Konami will be showcasingDance Dance Revolution: Classroom Editionduring the California Association for Health, Physical Education, Recreation & Dance (CAPHERD) State Conference (happening between February 23rd - 26th).
(Source: elPadawan on Flickr)
Details are scant at the moment but apparently the new game will let up to 48 dance mats to be connected. This really sums up the gamification of exercise for the next generation…
Are you a self-help book junkie? Do you have apps that track your diet progress? Are you working too hard and not smart enough? Does your time disappear into a black hole? Do you have one and a million goals for yourself and seem to be failing at most of them?
Chris Hewett co-created Mindbloom Life Game after he turned his unbalanced life around, and now hopes an online game can help those who need that extra bit of motivation in life:
The Mindbloom Life Game is aimed at inspiring people to define what is important to them, discover what motivates them, and to take meaningful daily actions in all areas of their lives.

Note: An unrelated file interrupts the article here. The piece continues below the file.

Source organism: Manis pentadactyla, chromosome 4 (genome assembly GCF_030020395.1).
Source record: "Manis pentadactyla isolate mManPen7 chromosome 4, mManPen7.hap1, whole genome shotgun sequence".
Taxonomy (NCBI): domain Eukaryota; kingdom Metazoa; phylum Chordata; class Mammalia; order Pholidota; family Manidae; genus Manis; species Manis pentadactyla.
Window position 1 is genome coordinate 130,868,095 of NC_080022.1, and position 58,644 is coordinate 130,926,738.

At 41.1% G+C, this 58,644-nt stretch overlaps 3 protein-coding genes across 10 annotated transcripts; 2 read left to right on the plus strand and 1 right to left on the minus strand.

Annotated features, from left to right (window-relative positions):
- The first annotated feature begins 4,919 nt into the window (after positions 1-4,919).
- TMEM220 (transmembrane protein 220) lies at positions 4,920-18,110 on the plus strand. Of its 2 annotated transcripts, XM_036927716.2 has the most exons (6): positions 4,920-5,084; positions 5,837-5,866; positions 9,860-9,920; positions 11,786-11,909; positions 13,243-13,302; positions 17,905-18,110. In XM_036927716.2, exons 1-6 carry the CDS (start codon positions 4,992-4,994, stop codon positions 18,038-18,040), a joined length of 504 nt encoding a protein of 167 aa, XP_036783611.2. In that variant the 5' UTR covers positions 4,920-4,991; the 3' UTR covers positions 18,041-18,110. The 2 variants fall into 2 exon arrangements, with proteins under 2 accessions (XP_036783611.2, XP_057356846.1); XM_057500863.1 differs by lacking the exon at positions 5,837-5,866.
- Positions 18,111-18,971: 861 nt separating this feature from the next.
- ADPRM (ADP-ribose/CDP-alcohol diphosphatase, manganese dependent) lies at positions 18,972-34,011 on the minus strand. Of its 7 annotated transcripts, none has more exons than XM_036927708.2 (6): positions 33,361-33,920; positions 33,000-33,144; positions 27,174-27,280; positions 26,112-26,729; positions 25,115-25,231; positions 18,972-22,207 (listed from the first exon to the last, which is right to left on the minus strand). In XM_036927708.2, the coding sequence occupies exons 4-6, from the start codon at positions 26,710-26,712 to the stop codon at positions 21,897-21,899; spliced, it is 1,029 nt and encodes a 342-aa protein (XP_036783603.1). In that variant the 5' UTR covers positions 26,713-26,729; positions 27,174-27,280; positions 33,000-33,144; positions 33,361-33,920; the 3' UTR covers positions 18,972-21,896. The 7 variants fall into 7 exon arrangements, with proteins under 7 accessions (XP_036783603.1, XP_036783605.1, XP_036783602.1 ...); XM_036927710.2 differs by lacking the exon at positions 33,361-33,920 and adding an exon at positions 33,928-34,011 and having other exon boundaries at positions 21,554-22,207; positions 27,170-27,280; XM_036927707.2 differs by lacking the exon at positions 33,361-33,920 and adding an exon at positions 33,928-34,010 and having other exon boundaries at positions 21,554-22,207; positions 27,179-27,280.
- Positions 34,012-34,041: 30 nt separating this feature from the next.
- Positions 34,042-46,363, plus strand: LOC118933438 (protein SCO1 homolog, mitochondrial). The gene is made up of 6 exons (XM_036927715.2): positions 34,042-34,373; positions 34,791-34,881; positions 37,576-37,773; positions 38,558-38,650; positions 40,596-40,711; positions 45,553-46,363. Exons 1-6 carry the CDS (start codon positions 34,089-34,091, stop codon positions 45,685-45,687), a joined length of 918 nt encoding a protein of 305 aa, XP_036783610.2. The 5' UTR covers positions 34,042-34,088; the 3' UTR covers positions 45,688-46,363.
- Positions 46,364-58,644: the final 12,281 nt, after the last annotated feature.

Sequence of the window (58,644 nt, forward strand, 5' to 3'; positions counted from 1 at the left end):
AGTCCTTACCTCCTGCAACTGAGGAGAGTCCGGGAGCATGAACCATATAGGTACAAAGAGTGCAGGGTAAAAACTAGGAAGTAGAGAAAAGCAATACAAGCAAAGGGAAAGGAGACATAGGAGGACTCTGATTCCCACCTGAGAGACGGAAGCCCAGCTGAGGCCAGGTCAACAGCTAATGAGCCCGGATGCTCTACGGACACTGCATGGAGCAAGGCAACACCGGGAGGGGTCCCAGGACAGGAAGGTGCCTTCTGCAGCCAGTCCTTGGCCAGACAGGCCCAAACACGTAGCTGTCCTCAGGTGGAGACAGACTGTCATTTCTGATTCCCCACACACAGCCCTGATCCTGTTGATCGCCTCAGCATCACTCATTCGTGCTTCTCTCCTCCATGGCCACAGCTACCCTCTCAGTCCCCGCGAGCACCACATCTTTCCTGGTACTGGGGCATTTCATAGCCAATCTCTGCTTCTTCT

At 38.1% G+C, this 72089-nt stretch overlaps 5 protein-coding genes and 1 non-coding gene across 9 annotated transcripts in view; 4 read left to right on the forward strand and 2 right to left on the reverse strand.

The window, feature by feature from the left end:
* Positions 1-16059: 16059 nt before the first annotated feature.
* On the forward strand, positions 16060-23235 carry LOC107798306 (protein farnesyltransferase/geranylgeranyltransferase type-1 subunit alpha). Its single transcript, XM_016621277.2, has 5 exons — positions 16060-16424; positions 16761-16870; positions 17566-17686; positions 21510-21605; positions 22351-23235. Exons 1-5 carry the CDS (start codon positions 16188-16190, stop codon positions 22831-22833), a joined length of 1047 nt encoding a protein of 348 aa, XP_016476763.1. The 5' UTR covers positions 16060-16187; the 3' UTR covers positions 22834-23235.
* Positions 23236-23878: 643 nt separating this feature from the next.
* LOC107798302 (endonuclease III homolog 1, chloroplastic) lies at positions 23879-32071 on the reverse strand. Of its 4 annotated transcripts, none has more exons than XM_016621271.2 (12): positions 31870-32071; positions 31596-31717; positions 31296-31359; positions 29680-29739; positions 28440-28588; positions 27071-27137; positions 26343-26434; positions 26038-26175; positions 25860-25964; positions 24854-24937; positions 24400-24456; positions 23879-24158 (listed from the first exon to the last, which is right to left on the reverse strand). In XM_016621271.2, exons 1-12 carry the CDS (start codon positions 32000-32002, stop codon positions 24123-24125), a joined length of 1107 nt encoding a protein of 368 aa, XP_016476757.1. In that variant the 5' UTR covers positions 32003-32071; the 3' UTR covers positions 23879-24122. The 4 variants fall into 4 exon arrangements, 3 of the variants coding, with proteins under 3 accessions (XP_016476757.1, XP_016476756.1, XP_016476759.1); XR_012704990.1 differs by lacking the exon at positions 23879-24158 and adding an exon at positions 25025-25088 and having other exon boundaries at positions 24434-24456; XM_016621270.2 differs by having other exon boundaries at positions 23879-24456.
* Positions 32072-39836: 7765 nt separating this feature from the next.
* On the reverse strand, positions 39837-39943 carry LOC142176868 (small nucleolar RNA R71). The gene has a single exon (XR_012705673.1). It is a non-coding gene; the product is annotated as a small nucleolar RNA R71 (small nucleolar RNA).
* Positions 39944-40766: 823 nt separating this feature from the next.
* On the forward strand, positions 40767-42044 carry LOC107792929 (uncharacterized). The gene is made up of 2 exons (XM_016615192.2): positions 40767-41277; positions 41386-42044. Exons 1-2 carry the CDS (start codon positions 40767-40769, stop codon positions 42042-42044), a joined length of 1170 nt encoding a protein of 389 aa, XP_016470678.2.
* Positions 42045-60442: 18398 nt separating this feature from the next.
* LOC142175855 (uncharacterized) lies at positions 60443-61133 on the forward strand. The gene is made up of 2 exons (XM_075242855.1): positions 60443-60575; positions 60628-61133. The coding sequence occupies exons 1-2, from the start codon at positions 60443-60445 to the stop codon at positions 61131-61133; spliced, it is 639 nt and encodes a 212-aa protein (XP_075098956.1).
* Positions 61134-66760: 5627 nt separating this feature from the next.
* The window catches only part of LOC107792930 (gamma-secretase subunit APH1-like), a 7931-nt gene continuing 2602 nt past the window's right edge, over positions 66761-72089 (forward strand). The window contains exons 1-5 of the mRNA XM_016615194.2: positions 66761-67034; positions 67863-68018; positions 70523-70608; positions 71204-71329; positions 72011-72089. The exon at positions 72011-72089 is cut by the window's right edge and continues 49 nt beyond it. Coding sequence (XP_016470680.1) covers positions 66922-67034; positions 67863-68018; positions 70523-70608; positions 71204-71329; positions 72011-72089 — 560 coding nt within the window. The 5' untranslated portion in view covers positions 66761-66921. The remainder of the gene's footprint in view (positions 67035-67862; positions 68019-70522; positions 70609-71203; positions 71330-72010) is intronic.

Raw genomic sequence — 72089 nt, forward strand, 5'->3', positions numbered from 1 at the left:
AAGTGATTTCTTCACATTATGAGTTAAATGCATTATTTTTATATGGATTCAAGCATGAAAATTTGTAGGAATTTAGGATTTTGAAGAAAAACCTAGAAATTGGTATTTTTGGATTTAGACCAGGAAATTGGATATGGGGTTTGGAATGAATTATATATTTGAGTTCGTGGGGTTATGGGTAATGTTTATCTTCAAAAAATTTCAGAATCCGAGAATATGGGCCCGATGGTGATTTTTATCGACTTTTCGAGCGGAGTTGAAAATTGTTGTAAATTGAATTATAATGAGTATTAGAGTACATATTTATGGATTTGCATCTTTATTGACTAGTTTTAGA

Instead of the out-dated self-help books and audio tapes, Hewett is offering gamification as the answer to influence lasting behavioural changes. Indeed, the team behind Mindbloom Life Game includes gaming, tech, and behavioral science experts.
The game is a bit like running yourself as a Sims character, except offline actions can gain you rewards. Of course, this programme only really works if you are honest; but then again if you are trying to be a better, more wholesome person, lying is one habit you definitely need to get rid of.
ABC News and the UN Foundation, as part of the Million Moms Challenge, jointly launched a Farmville-like game on Facebook called 1000 Days. The app presents a series of educational games that teach maternal health like proper diet, breast feeding and government regulations, with the goal of spreading the words about the gobal health issues that affect mothers and children alike.
Gamifying education seems to be a popular way to teach and raise awareness of important issues, but it worries me that the modern way of spreading critical messsages is done on Facebook via a game. Will the next generation of parents spend more time on Facebook games than take care of their children in real life?